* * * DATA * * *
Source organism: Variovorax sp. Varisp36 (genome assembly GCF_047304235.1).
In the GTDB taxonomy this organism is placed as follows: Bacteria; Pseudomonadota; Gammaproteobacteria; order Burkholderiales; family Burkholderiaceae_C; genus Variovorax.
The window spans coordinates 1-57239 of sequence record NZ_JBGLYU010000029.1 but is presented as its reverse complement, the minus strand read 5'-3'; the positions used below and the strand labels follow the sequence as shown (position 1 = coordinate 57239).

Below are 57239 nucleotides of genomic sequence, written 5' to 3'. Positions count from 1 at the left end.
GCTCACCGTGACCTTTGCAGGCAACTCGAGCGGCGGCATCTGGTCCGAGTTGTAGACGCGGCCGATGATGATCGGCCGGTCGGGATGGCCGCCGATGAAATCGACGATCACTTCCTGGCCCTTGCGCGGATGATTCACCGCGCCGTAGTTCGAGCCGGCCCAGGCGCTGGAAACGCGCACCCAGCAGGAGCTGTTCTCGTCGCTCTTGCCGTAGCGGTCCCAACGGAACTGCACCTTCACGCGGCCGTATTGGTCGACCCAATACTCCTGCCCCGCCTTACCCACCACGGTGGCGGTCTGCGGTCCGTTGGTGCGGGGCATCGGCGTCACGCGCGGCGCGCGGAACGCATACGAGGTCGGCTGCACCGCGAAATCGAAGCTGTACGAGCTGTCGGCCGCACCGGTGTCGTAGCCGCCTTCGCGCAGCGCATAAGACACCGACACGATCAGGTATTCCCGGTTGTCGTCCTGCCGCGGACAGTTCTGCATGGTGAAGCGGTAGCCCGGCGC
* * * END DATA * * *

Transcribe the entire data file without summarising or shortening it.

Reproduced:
Source organism: Variovorax sp. Varisp36 (genome assembly GCF_047304235.1).
In the GTDB taxonomy this organism is placed as follows: Bacteria; Pseudomonadota; Gammaproteobacteria; order Burkholderiales; family Burkholderiaceae_C; genus Variovorax.
The window spans coordinates 1-57239 of sequence record NZ_JBGLYU010000029.1 but is presented as its reverse complement, the minus strand read 5'-3'; the positions used below and the strand labels follow the sequence as shown (position 1 = coordinate 57239).

Below are 57239 nucleotides of genomic sequence, written 5' to 3'. Positions count from 1 at the left end.
GCTCACCGTGACCTTTGCAGGCAACTCGAGCGGCGGCATCTGGTCCGAGTTGTAGACGCGGCCGATGATGATCGGCCGGTCGGGATGGCCGCCGATGAAATCGACGATCACTTCCTGGCCCTTGCGCGGATGATTCACCGCGCCGTAGTTCGAGCCGGCCCAGGCGCTGGAAACGCGCACCCAGCAGGAGCTGTTCTCGTCGCTCTTGCCGTAGCGGTCCCAACGGAACTGCACCTTCACGCGGCCGTATTGGTCGACCCAATACTCCTGCCCCGCCTTACCCACCACGGTGGCGGTCTGCGGTCCGTTGGTGCGGGGCATCGGCGTCACGCGCGGCGCGCGGAACGCATACGAGGTCGGCTGCACCGCGAAATCGAAGCTGTACGAGCTGTCGGCCGCACCGGTGTCGTAGCCGCCTTCGCGCAGCGCATAAGACACCGACACGATCAGGTATTCCCGGTTGTCGTCCTGCCGCGGACAGTTCTGCATGGTGAAGCGGTAGCCCGGCGC